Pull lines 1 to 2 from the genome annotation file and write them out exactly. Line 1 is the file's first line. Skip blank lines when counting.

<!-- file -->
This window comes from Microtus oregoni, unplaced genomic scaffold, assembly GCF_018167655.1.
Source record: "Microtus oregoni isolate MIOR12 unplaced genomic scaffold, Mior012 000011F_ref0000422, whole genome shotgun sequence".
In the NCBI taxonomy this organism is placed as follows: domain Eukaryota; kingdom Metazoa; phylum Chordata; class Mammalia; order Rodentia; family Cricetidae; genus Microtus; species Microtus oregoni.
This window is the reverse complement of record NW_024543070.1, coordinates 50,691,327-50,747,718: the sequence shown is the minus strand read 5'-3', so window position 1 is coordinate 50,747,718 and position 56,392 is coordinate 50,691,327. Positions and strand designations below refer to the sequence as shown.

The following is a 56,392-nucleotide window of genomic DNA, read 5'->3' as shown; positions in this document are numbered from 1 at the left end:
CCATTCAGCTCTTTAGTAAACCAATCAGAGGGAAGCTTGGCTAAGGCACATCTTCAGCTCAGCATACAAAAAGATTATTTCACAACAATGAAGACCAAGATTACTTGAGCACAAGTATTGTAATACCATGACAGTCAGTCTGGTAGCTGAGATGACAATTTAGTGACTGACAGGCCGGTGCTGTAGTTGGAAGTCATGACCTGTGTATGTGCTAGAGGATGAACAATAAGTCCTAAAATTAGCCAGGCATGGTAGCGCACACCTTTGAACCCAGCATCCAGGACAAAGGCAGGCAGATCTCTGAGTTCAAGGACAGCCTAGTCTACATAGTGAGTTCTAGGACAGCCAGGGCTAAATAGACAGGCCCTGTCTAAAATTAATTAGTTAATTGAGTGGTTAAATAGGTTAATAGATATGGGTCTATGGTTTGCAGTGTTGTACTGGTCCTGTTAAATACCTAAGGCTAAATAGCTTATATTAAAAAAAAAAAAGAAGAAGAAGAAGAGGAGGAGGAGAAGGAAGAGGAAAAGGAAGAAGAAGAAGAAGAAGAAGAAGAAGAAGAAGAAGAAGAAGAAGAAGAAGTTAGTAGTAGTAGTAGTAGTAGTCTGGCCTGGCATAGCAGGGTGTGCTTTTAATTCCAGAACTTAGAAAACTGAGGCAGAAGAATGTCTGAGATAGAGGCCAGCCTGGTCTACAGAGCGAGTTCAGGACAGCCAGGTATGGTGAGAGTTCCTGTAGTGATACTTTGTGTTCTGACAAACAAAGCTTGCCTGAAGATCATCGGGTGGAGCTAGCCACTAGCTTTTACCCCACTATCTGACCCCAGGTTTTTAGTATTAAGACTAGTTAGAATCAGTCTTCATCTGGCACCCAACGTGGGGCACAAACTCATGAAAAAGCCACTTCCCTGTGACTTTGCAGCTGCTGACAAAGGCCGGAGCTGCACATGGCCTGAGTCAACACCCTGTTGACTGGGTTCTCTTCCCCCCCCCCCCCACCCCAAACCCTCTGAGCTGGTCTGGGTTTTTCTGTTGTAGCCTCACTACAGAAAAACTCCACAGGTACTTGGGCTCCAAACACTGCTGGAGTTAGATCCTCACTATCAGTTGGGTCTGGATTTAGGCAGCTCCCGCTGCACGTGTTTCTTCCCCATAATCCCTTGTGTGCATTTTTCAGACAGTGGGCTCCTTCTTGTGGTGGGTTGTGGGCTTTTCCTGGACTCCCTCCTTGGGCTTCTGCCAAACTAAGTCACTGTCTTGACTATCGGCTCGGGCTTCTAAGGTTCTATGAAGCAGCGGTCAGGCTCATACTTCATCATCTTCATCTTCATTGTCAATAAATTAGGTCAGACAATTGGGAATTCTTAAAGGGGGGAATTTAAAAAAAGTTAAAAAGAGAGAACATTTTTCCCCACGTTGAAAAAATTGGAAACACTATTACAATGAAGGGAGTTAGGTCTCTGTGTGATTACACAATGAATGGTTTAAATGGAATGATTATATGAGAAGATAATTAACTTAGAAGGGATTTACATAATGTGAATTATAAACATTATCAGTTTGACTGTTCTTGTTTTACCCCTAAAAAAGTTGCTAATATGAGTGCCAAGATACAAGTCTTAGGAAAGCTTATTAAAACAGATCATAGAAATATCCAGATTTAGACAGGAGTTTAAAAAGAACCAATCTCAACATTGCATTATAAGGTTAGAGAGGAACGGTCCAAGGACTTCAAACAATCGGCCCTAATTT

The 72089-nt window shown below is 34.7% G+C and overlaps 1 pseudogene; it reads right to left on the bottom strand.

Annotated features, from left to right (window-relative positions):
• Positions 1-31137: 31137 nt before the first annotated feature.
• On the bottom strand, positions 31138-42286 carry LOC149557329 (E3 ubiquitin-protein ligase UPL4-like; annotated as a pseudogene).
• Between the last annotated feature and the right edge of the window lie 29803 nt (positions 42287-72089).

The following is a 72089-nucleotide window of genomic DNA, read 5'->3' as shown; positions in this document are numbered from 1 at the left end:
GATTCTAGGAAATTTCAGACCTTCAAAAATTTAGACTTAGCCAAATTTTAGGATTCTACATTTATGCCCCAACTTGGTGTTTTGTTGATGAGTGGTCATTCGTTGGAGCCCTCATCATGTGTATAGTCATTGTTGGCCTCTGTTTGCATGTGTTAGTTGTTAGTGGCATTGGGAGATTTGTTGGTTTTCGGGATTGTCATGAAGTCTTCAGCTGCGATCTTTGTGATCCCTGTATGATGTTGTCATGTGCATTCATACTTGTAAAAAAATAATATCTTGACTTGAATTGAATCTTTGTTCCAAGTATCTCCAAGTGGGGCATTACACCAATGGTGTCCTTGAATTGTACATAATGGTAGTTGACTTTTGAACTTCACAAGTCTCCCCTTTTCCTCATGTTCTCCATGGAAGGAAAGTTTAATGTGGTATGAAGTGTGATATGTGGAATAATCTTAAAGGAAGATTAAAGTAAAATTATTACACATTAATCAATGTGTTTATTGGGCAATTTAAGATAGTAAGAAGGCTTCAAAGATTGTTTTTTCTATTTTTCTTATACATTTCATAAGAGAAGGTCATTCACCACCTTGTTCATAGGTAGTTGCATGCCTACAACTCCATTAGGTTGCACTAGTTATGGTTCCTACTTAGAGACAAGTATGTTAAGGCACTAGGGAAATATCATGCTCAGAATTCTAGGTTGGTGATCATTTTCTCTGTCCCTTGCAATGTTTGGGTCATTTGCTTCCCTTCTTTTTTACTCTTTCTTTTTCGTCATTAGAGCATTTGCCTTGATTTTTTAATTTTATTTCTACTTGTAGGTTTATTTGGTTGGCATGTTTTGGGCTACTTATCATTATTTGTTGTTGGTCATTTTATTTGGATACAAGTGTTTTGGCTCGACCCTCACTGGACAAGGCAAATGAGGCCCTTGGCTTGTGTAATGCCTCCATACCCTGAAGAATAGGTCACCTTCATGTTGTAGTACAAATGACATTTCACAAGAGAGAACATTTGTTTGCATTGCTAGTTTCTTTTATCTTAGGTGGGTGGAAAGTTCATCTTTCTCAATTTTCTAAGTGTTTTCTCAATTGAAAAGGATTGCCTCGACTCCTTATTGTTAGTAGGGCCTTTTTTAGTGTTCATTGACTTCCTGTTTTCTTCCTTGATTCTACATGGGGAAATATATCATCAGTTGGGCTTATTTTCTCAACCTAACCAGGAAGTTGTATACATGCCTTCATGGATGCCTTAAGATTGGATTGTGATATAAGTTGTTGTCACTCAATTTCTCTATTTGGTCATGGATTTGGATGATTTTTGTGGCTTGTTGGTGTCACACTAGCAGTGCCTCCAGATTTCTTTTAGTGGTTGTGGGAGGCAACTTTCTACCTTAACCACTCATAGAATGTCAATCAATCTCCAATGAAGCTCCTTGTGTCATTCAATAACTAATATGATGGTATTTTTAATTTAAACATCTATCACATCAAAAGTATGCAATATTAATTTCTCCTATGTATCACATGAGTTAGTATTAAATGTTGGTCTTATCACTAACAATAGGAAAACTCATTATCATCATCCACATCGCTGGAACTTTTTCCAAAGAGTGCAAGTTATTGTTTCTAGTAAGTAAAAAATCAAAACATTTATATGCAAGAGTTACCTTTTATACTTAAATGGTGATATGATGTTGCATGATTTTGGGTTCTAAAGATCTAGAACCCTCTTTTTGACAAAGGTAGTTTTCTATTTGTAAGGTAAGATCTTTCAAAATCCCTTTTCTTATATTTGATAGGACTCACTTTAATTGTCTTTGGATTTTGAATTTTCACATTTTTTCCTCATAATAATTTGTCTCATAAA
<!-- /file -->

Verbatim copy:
This window comes from Microtus oregoni, unplaced genomic scaffold, assembly GCF_018167655.1.
Source record: "Microtus oregoni isolate MIOR12 unplaced genomic scaffold, Mior012 000011F_ref0000422, whole genome shotgun sequence".